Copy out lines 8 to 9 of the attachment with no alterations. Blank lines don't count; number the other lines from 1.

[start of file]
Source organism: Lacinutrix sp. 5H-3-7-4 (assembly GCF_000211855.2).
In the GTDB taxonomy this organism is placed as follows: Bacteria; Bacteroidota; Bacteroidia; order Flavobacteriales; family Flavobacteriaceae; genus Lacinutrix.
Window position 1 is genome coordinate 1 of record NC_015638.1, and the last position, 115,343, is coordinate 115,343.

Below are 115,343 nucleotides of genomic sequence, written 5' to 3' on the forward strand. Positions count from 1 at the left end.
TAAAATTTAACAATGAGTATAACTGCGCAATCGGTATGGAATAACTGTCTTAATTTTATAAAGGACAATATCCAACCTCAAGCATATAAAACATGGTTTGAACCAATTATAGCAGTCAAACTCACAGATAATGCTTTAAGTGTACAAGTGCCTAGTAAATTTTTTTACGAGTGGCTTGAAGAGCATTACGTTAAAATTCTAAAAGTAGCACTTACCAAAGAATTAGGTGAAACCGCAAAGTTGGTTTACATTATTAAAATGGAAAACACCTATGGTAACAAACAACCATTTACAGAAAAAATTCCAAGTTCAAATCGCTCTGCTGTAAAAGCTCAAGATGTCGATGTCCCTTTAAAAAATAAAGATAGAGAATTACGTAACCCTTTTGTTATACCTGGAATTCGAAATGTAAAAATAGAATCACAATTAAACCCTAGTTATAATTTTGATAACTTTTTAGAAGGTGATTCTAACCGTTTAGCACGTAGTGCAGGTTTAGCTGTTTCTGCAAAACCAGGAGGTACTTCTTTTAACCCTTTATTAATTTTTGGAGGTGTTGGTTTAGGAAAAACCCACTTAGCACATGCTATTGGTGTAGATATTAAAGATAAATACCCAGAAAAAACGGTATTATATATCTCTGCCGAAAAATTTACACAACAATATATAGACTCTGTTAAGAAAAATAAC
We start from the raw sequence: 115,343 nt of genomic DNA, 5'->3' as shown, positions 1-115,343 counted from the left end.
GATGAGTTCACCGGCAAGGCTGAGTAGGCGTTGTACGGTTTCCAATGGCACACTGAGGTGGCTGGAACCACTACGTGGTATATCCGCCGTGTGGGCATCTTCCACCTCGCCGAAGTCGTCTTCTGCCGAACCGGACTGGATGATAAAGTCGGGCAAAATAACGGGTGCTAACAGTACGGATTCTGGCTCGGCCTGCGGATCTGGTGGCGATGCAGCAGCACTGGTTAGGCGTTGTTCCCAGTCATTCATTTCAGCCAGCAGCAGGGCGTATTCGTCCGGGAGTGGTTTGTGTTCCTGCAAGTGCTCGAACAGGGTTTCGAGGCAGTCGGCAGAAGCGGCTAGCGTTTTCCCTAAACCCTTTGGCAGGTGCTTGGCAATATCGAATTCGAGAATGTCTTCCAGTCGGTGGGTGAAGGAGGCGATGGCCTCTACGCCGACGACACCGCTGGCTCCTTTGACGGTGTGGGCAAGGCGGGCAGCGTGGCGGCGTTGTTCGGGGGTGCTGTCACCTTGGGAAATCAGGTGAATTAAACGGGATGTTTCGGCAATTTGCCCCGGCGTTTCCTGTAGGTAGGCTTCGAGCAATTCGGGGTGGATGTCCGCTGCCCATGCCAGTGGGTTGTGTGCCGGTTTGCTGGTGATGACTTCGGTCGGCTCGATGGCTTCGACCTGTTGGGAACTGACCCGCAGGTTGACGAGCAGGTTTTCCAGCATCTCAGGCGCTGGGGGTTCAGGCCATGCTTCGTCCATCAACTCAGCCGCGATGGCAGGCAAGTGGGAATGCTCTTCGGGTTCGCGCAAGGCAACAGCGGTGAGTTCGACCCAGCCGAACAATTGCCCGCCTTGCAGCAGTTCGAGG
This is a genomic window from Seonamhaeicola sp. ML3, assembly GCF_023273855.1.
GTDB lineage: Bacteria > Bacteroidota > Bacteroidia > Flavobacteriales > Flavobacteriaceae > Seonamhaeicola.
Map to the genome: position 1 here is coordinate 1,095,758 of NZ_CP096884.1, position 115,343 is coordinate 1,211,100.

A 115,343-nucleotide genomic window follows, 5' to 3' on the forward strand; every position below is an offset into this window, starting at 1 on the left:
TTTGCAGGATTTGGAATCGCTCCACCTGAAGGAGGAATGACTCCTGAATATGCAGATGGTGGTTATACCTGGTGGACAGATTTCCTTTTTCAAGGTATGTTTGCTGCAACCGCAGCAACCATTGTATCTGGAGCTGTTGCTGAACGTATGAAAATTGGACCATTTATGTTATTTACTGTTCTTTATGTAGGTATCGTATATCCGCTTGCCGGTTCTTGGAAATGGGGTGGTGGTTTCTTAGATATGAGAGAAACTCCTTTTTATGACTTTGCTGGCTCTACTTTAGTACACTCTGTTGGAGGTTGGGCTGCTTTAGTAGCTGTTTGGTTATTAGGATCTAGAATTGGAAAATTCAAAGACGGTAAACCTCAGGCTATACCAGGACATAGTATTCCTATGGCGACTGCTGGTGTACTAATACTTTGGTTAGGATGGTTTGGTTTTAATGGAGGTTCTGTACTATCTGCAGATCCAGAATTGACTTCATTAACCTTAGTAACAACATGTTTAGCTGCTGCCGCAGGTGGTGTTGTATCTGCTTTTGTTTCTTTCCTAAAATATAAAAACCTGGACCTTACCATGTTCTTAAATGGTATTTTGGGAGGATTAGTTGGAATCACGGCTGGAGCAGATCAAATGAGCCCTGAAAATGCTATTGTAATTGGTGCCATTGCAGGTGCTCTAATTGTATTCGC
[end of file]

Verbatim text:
This is a genomic window from Seonamhaeicola sp. ML3, assembly GCF_023273855.1.
GTDB lineage: Bacteria > Bacteroidota > Bacteroidia > Flavobacteriales > Flavobacteriaceae > Seonamhaeicola.